Many states currently limit what sort of automatic traffic enforcement devices which can be used. Most of these states set limits on the use of speed and traffic light cameras. Public safety advocates say the devices save lives and produce much needed revenue for the communities in which they are used. the system is wholly autonomous. A driver runs a red light or exceed the speed limit, the camera captures an image of their license plate and a citation is automatically issued to the registered owner of the vehicle.
But privacy rights advocates say the autonomous devices are a serious encroachment on personal liberties. They say the devices are a clear violation of civil liberties and an encroachment on the right to privacy for the people they are supposed to be serving.
It seems the public safety folks are gaining ground and the privacy rights group are losing it as more and more communities are turning accepting these devices.
One community in Maryland is already petitioning the state legislature (which current limits the use of these electronic devices) to allow it to take the use of these devices one step further and install this same technology at intersections with just a stop sign. Last year the state’s existing network of remote cameras generated more than $55 million in revenue, making it an attractive device for smaller communities.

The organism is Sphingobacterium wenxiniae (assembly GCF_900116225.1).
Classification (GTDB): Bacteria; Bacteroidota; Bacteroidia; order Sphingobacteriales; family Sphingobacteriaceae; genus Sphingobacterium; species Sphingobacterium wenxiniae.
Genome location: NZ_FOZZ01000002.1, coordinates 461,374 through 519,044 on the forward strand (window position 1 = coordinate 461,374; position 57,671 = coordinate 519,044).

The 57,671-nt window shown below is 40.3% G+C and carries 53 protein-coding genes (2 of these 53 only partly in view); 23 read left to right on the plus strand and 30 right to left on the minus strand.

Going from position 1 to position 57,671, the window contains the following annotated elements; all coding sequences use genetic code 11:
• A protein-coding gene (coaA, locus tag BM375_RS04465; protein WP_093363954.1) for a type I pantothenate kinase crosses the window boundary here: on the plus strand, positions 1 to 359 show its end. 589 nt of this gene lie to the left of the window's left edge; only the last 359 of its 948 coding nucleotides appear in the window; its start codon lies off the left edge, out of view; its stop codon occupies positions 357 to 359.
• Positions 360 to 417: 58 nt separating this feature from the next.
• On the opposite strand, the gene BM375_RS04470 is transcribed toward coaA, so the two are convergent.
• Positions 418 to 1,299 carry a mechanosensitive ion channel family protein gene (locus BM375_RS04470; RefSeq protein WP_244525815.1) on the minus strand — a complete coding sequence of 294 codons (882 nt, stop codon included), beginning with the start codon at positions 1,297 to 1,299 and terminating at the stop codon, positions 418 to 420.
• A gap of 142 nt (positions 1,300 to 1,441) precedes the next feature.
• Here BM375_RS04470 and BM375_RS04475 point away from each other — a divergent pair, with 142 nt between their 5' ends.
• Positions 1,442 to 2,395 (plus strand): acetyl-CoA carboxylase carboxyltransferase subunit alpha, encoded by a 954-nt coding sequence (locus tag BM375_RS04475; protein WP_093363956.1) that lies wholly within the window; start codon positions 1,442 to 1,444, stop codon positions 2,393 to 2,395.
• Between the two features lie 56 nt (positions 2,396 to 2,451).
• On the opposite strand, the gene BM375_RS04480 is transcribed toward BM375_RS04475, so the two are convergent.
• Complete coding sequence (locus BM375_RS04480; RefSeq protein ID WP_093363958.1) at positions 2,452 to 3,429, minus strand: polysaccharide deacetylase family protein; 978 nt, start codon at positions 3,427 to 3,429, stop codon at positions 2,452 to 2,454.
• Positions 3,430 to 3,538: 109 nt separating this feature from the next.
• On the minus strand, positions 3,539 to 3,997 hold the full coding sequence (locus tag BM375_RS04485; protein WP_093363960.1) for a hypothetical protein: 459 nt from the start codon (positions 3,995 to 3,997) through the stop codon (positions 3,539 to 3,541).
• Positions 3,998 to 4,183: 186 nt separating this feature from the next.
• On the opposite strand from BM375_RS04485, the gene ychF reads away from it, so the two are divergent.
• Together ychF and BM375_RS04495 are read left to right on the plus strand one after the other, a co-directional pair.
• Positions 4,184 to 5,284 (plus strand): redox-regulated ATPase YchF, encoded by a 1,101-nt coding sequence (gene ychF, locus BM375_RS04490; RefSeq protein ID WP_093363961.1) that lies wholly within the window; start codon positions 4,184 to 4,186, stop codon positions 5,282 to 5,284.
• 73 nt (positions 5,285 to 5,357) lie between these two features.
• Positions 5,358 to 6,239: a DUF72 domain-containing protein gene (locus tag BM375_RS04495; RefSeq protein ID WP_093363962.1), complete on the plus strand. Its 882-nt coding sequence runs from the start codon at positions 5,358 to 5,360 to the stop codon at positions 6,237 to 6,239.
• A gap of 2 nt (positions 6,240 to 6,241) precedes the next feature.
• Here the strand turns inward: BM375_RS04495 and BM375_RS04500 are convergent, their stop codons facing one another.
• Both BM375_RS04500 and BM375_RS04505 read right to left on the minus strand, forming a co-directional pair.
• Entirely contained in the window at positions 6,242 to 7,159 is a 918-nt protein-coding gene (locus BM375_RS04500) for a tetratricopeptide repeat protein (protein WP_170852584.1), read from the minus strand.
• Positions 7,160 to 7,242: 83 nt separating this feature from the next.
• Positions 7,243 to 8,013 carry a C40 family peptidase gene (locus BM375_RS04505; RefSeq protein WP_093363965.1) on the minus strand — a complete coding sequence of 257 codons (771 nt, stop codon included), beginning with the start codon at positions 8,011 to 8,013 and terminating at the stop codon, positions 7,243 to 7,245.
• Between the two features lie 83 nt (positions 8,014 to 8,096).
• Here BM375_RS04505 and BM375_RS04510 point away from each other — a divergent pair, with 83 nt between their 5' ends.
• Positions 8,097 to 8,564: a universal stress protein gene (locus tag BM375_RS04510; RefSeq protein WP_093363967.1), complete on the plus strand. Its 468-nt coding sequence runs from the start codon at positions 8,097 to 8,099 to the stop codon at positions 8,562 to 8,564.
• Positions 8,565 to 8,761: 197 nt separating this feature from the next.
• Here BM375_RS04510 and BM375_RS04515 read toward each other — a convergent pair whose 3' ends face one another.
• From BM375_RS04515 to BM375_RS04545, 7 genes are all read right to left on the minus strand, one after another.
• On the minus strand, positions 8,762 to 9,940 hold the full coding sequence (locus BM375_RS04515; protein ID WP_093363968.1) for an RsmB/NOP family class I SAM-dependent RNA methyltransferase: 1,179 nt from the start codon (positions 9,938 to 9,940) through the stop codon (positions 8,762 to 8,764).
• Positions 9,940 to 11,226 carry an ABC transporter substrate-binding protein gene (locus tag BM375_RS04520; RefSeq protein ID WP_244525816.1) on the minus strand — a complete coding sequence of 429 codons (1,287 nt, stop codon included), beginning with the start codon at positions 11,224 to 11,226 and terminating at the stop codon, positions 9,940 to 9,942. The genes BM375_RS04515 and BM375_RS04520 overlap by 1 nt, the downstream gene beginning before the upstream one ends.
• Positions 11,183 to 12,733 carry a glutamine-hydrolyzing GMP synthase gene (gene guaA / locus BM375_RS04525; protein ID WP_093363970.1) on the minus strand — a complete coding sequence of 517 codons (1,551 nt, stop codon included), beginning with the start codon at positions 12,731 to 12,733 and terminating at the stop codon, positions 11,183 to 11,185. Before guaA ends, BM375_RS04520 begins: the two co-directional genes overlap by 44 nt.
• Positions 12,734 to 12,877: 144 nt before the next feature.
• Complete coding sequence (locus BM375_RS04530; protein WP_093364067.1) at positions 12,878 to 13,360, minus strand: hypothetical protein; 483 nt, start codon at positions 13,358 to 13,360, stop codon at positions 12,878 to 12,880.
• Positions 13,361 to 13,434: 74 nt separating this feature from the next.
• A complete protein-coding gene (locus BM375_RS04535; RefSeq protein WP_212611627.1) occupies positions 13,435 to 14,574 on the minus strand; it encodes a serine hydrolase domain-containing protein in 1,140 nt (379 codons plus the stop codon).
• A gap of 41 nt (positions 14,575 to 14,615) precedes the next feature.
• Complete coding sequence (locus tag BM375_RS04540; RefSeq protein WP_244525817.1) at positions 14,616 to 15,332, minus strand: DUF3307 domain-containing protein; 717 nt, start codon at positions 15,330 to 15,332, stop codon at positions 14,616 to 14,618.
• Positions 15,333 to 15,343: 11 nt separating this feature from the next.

Until the issue is fully resolved it is difficult to know which way the penny will drop. But you can be sure that if Maryland allows it, more and more states will jump on the band wagon.
If you get a ticket, from an automated device or an actual police officer, consider attending our online traffic school to avoid have points added to your driver’s license.
Taking an online traffic school course is an easy way to keep up on your state’s driving trends and may also provide other benefits to you as well, such as insurance rate discounts.